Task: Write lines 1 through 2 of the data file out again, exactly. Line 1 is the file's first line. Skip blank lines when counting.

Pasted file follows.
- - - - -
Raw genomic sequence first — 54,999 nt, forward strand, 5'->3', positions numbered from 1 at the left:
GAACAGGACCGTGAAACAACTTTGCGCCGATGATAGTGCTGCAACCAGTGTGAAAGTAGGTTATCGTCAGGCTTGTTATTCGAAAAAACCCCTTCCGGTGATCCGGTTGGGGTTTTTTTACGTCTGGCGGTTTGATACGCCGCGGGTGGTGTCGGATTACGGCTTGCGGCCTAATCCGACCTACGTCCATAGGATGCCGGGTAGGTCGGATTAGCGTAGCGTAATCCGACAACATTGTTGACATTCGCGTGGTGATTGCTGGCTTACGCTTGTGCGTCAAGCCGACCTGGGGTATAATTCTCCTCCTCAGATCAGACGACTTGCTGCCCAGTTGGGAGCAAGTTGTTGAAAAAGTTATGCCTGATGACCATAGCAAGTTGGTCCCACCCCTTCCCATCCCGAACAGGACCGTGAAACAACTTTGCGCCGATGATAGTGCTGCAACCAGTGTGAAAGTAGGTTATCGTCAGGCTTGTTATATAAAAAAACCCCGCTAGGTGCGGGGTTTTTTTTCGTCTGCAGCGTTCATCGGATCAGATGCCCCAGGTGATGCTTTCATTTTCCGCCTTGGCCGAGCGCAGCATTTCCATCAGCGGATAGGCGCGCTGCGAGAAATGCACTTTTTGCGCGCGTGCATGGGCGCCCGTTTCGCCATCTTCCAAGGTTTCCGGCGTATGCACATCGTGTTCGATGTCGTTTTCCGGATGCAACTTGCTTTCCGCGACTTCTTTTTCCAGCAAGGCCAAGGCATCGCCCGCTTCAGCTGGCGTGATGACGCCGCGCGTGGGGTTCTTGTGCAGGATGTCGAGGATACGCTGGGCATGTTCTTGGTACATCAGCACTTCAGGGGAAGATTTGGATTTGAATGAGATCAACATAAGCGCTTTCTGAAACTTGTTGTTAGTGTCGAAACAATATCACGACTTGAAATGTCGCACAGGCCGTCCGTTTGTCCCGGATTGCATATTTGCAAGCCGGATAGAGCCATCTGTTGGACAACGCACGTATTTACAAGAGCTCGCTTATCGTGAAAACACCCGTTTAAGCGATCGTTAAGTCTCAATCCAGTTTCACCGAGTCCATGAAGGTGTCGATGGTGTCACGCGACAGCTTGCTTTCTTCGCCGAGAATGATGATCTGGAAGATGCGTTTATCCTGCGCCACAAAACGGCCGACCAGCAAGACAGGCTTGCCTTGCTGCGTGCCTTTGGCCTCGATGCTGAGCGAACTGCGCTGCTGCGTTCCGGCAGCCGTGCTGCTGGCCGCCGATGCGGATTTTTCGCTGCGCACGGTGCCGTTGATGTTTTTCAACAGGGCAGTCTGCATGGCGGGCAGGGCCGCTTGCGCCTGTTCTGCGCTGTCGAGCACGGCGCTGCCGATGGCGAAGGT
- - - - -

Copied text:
Raw genomic sequence first — 54,999 nt, forward strand, 5'->3', positions numbered from 1 at the left:
GAACAGGACCGTGAAACAACTTTGCGCCGATGATAGTGCTGCAACCAGTGTGAAAGTAGGTTATCGTCAGGCTTGTTATTCGAAAAAACCCCTTCCGGTGATCCGGTTGGGGTTTTTTTACGTCTGGCGGTTTGATACGCCGCGGGTGGTGTCGGATTACGGCTTGCGGCCTAATCCGACCTACGTCCATAGGATGCCGGGTAGGTCGGATTAGCGTAGCGTAATCCGACAACATTGTTGACATTCGCGTGGTGATTGCTGGCTTACGCTTGTGCGTCAAGCCGACCTGGGGTATAATTCTCCTCCTCAGATCAGACGACTTGCTGCCCAGTTGGGAGCAAGTTGTTGAAAAAGTTATGCCTGATGACCATAGCAAGTTGGTCCCACCCCTTCCCATCCCGAACAGGACCGTGAAACAACTTTGCGCCGATGATAGTGCTGCAACCAGTGTGAAAGTAGGTTATCGTCAGGCTTGTTATATAAAAAAACCCCGCTAGGTGCGGGGTTTTTTTTCGTCTGCAGCGTTCATCGGATCAGATGCCCCAGGTGATGCTTTCATTTTCCGCCTTGGCCGAGCGCAGCATTTCCATCAGCGGATAGGCGCGCTGCGAGAAATGCACTTTTTGCGCGCGTGCATGGGCGCCCGTTTCGCCATCTTCCAAGGTTTCCGGCGTATGCACATCGTGTTCGATGTCGTTTTCCGGATGCAACTTGCTTTCCGCGACTTCTTTTTCCAGCAAGGCCAAGGCATCGCCCGCTTCAGCTGGCGTGATGACGCCGCGCGTGGGGTTCTTGTGCAGGATGTCGAGGATACGCTGGGCATGTTCTTGGTACATCAGCACTTCAGGGGAAGATTTGGATTTGAATGAGATCAACATAAGCGCTTTCTGAAACTTGTTGTTAGTGTCGAAACAATATCACGACTTGAAATGTCGCACAGGCCGTCCGTTTGTCCCGGATTGCATATTTGCAAGCCGGATAGAGCCATCTGTTGGACAACGCACGTATTTACAAGAGCTCGCTTATCGTGAAAACACCCGTTTAAGCGATCGTTAAGTCTCAATCCAGTTTCACCGAGTCCATGAAGGTGTCGATGGTGTCACGCGACAGCTTGCTTTCTTCGCCGAGAATGATGATCTGGAAGATGCGTTTATCCTGCGCCACAAAACGGCCGACCAGCAAGACAGGCTTGCCTTGCTGCGTGCCTTTGGCCTCGATGCTGAGCGAACTGCGCTGCTGCGTTCCGGCAGCCGTGCTGCTGGCCGCCGATGCGGATTTTTCGCTGCGCACGGTGCCGTTGATGTTTTTCAACAGGGCAGTCTGCATGGCGGGCAGGGCCGCTTGCGCCTGTTCTGCGCTGTCGAGCACGGCGCTGCCGATGGCGAAGGT